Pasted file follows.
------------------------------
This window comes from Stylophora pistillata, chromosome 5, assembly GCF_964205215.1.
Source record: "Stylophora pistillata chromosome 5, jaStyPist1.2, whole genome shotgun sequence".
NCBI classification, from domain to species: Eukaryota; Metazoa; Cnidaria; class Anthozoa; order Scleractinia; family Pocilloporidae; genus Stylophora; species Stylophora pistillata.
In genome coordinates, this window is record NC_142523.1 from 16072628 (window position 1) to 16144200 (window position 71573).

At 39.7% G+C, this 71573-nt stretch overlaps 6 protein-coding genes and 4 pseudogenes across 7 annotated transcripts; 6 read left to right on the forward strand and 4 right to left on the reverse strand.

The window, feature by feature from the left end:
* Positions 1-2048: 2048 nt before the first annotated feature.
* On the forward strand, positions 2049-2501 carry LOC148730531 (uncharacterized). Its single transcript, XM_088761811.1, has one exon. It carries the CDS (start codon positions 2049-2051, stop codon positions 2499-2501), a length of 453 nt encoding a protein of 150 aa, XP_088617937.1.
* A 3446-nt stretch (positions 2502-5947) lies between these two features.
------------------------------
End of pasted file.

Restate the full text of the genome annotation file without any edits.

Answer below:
This window comes from Stylophora pistillata, chromosome 5, assembly GCF_964205215.1.
Source record: "Stylophora pistillata chromosome 5, jaStyPist1.2, whole genome shotgun sequence".
NCBI classification, from domain to species: Eukaryota; Metazoa; Cnidaria; class Anthozoa; order Scleractinia; family Pocilloporidae; genus Stylophora; species Stylophora pistillata.
In genome coordinates, this window is record NC_142523.1 from 16072628 (window position 1) to 16144200 (window position 71573).

At 39.7% G+C, this 71573-nt stretch overlaps 6 protein-coding genes and 4 pseudogenes across 7 annotated transcripts; 6 read left to right on the forward strand and 4 right to left on the reverse strand.

The window, feature by feature from the left end:
* Positions 1-2048: 2048 nt before the first annotated feature.
* On the forward strand, positions 2049-2501 carry LOC148730531 (uncharacterized). Its single transcript, XM_088761811.1, has one exon. It carries the CDS (start codon positions 2049-2051, stop codon positions 2499-2501), a length of 453 nt encoding a protein of 150 aa, XP_088617937.1.
* A 3446-nt stretch (positions 2502-5947) lies between these two features.